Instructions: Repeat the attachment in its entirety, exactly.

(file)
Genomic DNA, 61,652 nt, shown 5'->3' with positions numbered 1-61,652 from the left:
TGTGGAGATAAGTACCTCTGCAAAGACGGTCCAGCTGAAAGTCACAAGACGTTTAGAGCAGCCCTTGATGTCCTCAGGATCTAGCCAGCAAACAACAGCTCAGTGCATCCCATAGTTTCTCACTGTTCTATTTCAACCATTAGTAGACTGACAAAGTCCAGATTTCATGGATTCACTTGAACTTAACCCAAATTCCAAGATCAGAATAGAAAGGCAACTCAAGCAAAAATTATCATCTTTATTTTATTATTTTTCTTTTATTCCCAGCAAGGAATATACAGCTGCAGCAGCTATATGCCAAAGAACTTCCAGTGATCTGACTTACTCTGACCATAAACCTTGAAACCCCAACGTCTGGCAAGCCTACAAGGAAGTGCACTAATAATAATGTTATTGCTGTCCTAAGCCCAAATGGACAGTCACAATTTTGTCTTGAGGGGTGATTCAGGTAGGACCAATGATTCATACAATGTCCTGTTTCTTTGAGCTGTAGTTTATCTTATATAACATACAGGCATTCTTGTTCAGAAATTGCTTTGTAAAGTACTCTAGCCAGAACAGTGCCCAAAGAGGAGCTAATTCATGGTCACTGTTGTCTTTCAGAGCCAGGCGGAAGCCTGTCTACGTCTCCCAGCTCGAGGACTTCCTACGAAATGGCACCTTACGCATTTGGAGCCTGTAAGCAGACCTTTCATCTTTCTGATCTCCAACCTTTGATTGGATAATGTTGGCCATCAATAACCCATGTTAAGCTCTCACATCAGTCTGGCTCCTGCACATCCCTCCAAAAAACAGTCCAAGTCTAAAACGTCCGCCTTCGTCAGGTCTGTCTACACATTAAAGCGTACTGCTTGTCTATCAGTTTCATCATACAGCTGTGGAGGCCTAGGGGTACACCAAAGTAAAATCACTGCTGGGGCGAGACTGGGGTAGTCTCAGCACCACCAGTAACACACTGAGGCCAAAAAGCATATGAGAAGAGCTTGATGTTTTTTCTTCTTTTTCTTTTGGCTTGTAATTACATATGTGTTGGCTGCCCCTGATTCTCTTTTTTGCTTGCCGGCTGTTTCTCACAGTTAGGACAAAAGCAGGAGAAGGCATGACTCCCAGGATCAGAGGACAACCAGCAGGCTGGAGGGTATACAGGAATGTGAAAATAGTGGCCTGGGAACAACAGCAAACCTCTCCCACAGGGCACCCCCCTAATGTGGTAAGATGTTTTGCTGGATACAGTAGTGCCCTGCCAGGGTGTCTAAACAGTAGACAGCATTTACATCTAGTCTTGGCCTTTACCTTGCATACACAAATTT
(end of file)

Genomic DNA, 61,652 nt, shown 5'->3' with positions numbered 1-61,652 from the left:
TGTGGAGATAAGTACCTCTGCAAAGACGGTCCAGCTGAAAGTCACAAGACGTTTAGAGCAGCCCTTGATGTCCTCAGGATCTAGCCAGCAAACAACAGCTCAGTGCATCCCATAGTTTCTCACTGTTCTATTTCAACCATTAGTAGACTGACAAAGTCCAGATTTCATGGATTCACTTGAACTTAACCCAAATTCCAAGATCAGAATAGAAAGGCAACTCAAGCAAAAATTATCATCTTTATTTTATTATTTTTCTTTTATTCCCAGCAAGGAATATACAGCTGCAGCAGCTATATGCCAAAGAACTTCCAGTGATCTGACTTACTCTGACCATAAACCTTGAAACCCCAACGTCTGGCAAGCCTACAAGGAAGTGCACTAATAATAATGTTATTGCTGTCCTAAGCCCAAATGGACAGTCACAATTTTGTCTTGAGGGGTGATTCAGGTAGGACCAATGATTCATACAATGTCCTGTTTCTTTGAGCTGTAGTTTATCTTATATAACATACAGGCATTCTTGTTCAGAAATTGCTTTGTAAAGTACTCTAGCCAGAACAGTGCCCAAAGAGGAGCTAATTCATGGTCACTGTTGTCTTTCAGAGCCAGGCGGAAGCCTGTCTACGTCTCCCAGCTCGAGGACTTCCTACGAAATGGCACCTTACGCATTTGGAGCCTGTAAGCAGACCTTTCATCTTTCTGATCTCCAACCTTTGATTGGATAATGTTGGCCATCAATAACCCATGTTAAGCTCTCACATCAGTCTGGCTCCTGCACATCCCTCCAAAAAACAGTCCAAGTCTAAAACGTCCGCCTTCGTCAGGTCTGTCTACACATTAAAGCGTACTGCTTGTCTATCAGTTTCATCATACAGCTGTGGAGGCCTAGGGGTACACCAAAGTAAAATCACTGCTGGGGCGAGACTGGGGTAGTCTCAGCACCACCAGTAACACACTGAGGCCAAAAAGCATATGAGAAGAGCTTGATGTTTTTTCTTCTTTTTCTTTTGGCTTGTAATTACATATGTGTTGGCTGCCCCTGATTCTCTTTTTTGCTTGCCGGCTGTTTCTCACAGTTAGGACAAAAGCAGGAGAAGGCATGACTCCCAGGATCAGAGGACAACCAGCAGGCTGGAGGGTATACAGGAATGTGAAAATAGTGGCCTGGGAACAACAGCAAACCTCTCCCACAGGGCACCCCCCTAATGTGGTAAGATGTTTTGCTGGATACAGTAGTGCCCTGCCAGGGTGTCTAAACAGTAGACAGCATTTACATCTAGTCTTGGCCTTTACCTTGCATACACAAATTT